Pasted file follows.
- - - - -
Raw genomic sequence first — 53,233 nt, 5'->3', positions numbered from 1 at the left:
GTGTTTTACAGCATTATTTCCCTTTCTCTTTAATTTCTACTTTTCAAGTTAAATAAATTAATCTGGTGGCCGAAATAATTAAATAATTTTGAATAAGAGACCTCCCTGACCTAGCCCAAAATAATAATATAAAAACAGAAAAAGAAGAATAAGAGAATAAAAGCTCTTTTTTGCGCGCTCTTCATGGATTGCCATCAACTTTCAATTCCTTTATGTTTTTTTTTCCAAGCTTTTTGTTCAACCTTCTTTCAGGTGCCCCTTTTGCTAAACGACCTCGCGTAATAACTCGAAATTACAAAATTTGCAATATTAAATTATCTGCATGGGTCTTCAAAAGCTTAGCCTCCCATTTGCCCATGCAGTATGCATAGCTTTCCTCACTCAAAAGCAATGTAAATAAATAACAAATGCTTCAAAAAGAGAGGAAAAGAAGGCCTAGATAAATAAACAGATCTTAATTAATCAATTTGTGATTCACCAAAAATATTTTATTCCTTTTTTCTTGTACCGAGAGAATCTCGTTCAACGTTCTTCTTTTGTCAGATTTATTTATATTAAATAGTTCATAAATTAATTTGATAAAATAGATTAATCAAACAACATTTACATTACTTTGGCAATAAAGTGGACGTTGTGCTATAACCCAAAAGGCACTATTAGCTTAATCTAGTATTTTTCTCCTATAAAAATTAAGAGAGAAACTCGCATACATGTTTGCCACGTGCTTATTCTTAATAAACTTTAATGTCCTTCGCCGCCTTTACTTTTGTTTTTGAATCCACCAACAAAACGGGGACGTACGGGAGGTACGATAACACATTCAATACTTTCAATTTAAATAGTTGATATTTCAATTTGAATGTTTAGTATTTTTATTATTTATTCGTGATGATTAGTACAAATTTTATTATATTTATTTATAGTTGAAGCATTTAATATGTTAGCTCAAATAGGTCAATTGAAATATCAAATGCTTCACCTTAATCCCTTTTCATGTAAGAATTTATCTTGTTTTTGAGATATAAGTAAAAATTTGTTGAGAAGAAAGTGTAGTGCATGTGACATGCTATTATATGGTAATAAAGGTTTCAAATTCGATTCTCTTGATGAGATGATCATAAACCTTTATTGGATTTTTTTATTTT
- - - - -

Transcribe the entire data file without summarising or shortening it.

Raw genomic sequence first — 53,233 nt, 5'->3', positions numbered from 1 at the left:
GTGTTTTACAGCATTATTTCCCTTTCTCTTTAATTTCTACTTTTCAAGTTAAATAAATTAATCTGGTGGCCGAAATAATTAAATAATTTTGAATAAGAGACCTCCCTGACCTAGCCCAAAATAATAATATAAAAACAGAAAAAGAAGAATAAGAGAATAAAAGCTCTTTTTTGCGCGCTCTTCATGGATTGCCATCAACTTTCAATTCCTTTATGTTTTTTTTTCCAAGCTTTTTGTTCAACCTTCTTTCAGGTGCCCCTTTTGCTAAACGACCTCGCGTAATAACTCGAAATTACAAAATTTGCAATATTAAATTATCTGCATGGGTCTTCAAAAGCTTAGCCTCCCATTTGCCCATGCAGTATGCATAGCTTTCCTCACTCAAAAGCAATGTAAATAAATAACAAATGCTTCAAAAAGAGAGGAAAAGAAGGCCTAGATAAATAAACAGATCTTAATTAATCAATTTGTGATTCACCAAAAATATTTTATTCCTTTTTTCTTGTACCGAGAGAATCTCGTTCAACGTTCTTCTTTTGTCAGATTTATTTATATTAAATAGTTCATAAATTAATTTGATAAAATAGATTAATCAAACAACATTTACATTACTTTGGCAATAAAGTGGACGTTGTGCTATAACCCAAAAGGCACTATTAGCTTAATCTAGTATTTTTCTCCTATAAAAATTAAGAGAGAAACTCGCATACATGTTTGCCACGTGCTTATTCTTAATAAACTTTAATGTCCTTCGCCGCCTTTACTTTTGTTTTTGAATCCACCAACAAAACGGGGACGTACGGGAGGTACGATAACACATTCAATACTTTCAATTTAAATAGTTGATATTTCAATTTGAATGTTTAGTATTTTTATTATTTATTCGTGATGATTAGTACAAATTTTATTATATTTATTTATAGTTGAAGCATTTAATATGTTAGCTCAAATAGGTCAATTGAAATATCAAATGCTTCACCTTAATCCCTTTTCATGTAAGAATTTATCTTGTTTTTGAGATATAAGTAAAAATTTGTTGAGAAGAAAGTGTAGTGCATGTGACATGCTATTATATGGTAATAAAGGTTTCAAATTCGATTCTCTTGATGAGATGATCATAAACCTTTATTGGATTTTTTTATTTT